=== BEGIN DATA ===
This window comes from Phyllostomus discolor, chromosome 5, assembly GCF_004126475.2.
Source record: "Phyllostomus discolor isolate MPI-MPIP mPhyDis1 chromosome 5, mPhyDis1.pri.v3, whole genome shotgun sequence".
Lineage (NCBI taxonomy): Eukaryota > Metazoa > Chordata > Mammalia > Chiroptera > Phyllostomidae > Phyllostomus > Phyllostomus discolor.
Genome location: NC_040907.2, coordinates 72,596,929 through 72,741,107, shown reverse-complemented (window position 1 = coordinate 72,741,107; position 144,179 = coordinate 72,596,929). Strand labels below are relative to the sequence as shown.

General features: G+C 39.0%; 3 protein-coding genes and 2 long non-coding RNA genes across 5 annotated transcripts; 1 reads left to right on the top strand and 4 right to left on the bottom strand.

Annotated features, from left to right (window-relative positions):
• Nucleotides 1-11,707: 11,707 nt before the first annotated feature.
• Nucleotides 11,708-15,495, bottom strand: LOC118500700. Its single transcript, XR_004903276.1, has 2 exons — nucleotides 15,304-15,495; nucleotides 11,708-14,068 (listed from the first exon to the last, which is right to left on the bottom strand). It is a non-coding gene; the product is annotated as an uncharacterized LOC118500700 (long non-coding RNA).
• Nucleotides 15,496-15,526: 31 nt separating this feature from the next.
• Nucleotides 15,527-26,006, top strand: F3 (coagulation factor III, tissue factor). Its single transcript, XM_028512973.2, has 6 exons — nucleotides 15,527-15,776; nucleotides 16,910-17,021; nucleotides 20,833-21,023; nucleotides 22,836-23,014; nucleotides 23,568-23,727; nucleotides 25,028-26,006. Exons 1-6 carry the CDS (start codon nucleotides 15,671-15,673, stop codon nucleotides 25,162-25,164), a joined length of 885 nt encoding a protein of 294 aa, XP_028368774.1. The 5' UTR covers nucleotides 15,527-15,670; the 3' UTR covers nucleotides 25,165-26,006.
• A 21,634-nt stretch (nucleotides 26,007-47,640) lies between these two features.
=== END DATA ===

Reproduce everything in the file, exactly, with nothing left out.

This window comes from Phyllostomus discolor, chromosome 5, assembly GCF_004126475.2.
Source record: "Phyllostomus discolor isolate MPI-MPIP mPhyDis1 chromosome 5, mPhyDis1.pri.v3, whole genome shotgun sequence".
Lineage (NCBI taxonomy): Eukaryota > Metazoa > Chordata > Mammalia > Chiroptera > Phyllostomidae > Phyllostomus > Phyllostomus discolor.
Genome location: NC_040907.2, coordinates 72,596,929 through 72,741,107, shown reverse-complemented (window position 1 = coordinate 72,741,107; position 144,179 = coordinate 72,596,929). Strand labels below are relative to the sequence as shown.

General features: G+C 39.0%; 3 protein-coding genes and 2 long non-coding RNA genes across 5 annotated transcripts; 1 reads left to right on the top strand and 4 right to left on the bottom strand.

Annotated features, from left to right (window-relative positions):
• Nucleotides 1-11,707: 11,707 nt before the first annotated feature.
• Nucleotides 11,708-15,495, bottom strand: LOC118500700. Its single transcript, XR_004903276.1, has 2 exons — nucleotides 15,304-15,495; nucleotides 11,708-14,068 (listed from the first exon to the last, which is right to left on the bottom strand). It is a non-coding gene; the product is annotated as an uncharacterized LOC118500700 (long non-coding RNA).
• Nucleotides 15,496-15,526: 31 nt separating this feature from the next.
• Nucleotides 15,527-26,006, top strand: F3 (coagulation factor III, tissue factor). Its single transcript, XM_028512973.2, has 6 exons — nucleotides 15,527-15,776; nucleotides 16,910-17,021; nucleotides 20,833-21,023; nucleotides 22,836-23,014; nucleotides 23,568-23,727; nucleotides 25,028-26,006. Exons 1-6 carry the CDS (start codon nucleotides 15,671-15,673, stop codon nucleotides 25,162-25,164), a joined length of 885 nt encoding a protein of 294 aa, XP_028368774.1. The 5' UTR covers nucleotides 15,527-15,670; the 3' UTR covers nucleotides 25,165-26,006.
• A 21,634-nt stretch (nucleotides 26,007-47,640) lies between these two features.